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INT – SHUL – NIGHT
Speech just ended and it is open to questions, known as the Q&A part of the speech. The Microphone Person goes around with the microphone to the people. His official name is Microphone Person. The shul made up a rule that there's no microphone line, as the whole room would be on it. Standing in a line to get up to that microphone. Everybody has something to say.
Microphone Person: We have a question from Mrs. Goldman.
Mrs. Goldman: That was a great speech. I love your new book. Saw the cover. Looks great. We follow you.
Microphone Person: Would you like to ask a question?
The speaker gestures appreciation.
Mrs. Goldman: I am very pro-Israel. I love it. I have a lot of friends there. My children learned in Yeshiva there. Great falafel place in Herzliya. I love it. I have a grandson in the army. Tzahal is great. My granddaughter finished her service last year. I am very proud of her. She is now going to Bar Ilan University. Thank you.
Microphone Person: Anything else.
Mrs. Goldman: That’s my question. Thank you.
People sitting there give her a thumbs up and applaud her brilliant question. The speaker’s eyes open wide in wonderment.
Microphone Person: Next question?
Mr. Sadlowitz: What Israel is doing is wrong. I have never been there, but it is wrong. They should give land to the natives. Reparations have not been handed out. It’s an apartheid state.
Speaker: I believe you have Israel mixed up with the US and South Africa.
Mr. Sadlowitz: It's wrong. That's my question. Thank you.
Microphone Person: We have time for one more question.
Five more people get up without questions. Just statements.
Speaker shows frustration, as he hasn’t spoken for twelve minutes and this is his speech. He sits down. Without him answering questions, the Q&A continues. The rest of the community gets up to share their opinions about Israel. Microphone person walks over to Dr. Fishbaum. Dr. Fishbaum takes the microphone and walks towards the front of the room, taking over the presentation.
Dr. Fishbaum: It would've been good if you were from Israel.
Speaker: Yes. That was what my speech was about.
Dr. Fishbaum: You should’ve said it.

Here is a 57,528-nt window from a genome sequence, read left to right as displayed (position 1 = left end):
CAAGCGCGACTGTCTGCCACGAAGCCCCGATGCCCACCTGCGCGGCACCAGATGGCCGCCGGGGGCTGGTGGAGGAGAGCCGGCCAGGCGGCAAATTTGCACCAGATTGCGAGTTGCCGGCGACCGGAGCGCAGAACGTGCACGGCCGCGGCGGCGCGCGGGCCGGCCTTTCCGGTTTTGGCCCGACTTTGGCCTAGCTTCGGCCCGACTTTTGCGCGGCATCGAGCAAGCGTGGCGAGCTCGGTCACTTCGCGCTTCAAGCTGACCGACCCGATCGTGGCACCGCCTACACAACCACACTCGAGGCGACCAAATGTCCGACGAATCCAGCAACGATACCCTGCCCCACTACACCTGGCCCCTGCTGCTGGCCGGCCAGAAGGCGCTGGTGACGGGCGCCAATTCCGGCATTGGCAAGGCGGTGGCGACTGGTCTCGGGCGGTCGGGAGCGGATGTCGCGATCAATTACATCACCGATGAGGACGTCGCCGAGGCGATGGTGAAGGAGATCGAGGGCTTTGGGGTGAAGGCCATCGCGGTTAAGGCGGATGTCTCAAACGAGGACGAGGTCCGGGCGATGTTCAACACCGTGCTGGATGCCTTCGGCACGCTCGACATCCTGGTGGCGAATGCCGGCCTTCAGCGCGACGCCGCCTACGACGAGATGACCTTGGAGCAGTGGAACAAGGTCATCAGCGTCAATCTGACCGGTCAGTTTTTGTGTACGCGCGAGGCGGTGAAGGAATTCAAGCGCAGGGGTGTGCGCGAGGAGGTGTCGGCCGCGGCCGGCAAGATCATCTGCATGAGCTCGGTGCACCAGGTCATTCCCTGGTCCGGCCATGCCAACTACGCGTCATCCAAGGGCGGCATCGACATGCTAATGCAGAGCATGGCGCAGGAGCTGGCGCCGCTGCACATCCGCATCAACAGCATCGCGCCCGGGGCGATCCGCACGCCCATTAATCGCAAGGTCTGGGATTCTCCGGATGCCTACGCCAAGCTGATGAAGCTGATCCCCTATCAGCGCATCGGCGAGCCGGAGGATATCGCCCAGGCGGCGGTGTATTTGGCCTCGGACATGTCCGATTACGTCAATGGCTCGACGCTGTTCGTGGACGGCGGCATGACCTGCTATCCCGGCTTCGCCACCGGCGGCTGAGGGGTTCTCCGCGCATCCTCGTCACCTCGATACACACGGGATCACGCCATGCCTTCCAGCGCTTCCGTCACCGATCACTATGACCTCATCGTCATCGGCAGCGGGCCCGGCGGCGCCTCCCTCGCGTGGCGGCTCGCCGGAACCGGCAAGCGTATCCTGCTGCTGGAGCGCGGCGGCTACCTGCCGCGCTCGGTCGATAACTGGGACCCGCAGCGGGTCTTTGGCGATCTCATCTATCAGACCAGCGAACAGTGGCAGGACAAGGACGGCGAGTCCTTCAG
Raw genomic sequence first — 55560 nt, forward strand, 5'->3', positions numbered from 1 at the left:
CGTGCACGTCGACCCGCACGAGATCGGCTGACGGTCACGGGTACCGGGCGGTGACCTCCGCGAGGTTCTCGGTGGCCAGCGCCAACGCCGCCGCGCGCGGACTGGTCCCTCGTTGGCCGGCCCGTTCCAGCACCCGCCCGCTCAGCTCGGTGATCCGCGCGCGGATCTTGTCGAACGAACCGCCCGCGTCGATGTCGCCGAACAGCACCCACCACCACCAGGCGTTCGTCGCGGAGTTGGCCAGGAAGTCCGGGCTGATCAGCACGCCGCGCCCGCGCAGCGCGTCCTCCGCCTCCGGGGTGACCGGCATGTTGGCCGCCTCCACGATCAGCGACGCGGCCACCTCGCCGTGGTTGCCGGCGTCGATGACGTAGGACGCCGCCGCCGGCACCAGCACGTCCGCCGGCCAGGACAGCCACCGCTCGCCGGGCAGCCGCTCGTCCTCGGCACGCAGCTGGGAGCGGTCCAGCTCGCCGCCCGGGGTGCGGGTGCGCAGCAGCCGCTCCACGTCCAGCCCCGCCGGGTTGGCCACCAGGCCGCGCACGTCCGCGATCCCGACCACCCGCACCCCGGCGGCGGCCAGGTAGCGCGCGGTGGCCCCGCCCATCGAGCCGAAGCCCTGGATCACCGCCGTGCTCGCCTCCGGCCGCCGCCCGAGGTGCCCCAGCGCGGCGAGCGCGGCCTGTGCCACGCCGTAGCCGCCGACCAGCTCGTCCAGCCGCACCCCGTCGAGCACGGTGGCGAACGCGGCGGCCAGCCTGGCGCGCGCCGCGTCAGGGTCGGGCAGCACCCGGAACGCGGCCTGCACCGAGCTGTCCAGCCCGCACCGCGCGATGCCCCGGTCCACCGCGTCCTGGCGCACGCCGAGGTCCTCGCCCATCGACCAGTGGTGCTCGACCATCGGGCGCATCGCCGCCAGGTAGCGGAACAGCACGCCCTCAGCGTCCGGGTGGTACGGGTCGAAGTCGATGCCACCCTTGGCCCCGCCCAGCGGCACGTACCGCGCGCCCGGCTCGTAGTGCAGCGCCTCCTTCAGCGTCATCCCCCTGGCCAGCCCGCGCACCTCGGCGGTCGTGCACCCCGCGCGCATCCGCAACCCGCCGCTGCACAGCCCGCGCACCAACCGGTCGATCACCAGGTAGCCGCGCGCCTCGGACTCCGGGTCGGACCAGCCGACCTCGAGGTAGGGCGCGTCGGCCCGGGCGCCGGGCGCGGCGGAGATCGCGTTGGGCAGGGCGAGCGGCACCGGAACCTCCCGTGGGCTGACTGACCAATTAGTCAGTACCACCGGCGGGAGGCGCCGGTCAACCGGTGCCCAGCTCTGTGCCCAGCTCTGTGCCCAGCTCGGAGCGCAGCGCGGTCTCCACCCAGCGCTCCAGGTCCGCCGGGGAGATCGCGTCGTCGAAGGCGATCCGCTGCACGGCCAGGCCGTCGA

Speaker: I did. I started by saying I live in Israel.
Dr. Fishbaum: I didn’t hear it.
Bernie Finkelman: Good point Fishbaum. Exactly.
Bernie Finkelman gives Fishbaum a thumbs up and a nod of acquiescence. Dr. Fishbaum turns around and receives nods of approvals from all the congregants. Some mouth that they didn’t hear it either. The speaker is shocked. He has received no questions and he is being blamed for not saying what he said.
Speaker: Can I go?
Microphone Person: Yeah. That’s fine. I can field the rest of the questions.
At the Q&A the members of the shul get up and give their speech. We have seen this countless times. We have never heard a question during the question-answer part of the speech.
Guest speakers should not allow for the Q&A in the Jewish community.
The speaker is never ready for the congregants' speeches. We have also never seen a speaker who knew how to respond to being blamed for not saying what they said.
We believe the guest speaker was not happy that people didn't listen to him, and still argued with him.
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They wanted to clean the silver on the Torah. Instead, they Polished it.
You get it? People from Poland are Polish. They should‘ve polished the silver. Nobody knows what it means. Maybe put a Polish person on it. If you're Polish, we do not mean to offend you. At the Kibbitzer, we are sure that many Polish know how to polish very well.
The Jerusalem Shofar carrying bag and water bottle. Perfect for when you need to blow the Shofar on a Tiyul. (saying something about a Shofar on a hike was where our creativity on this joke came to a halt)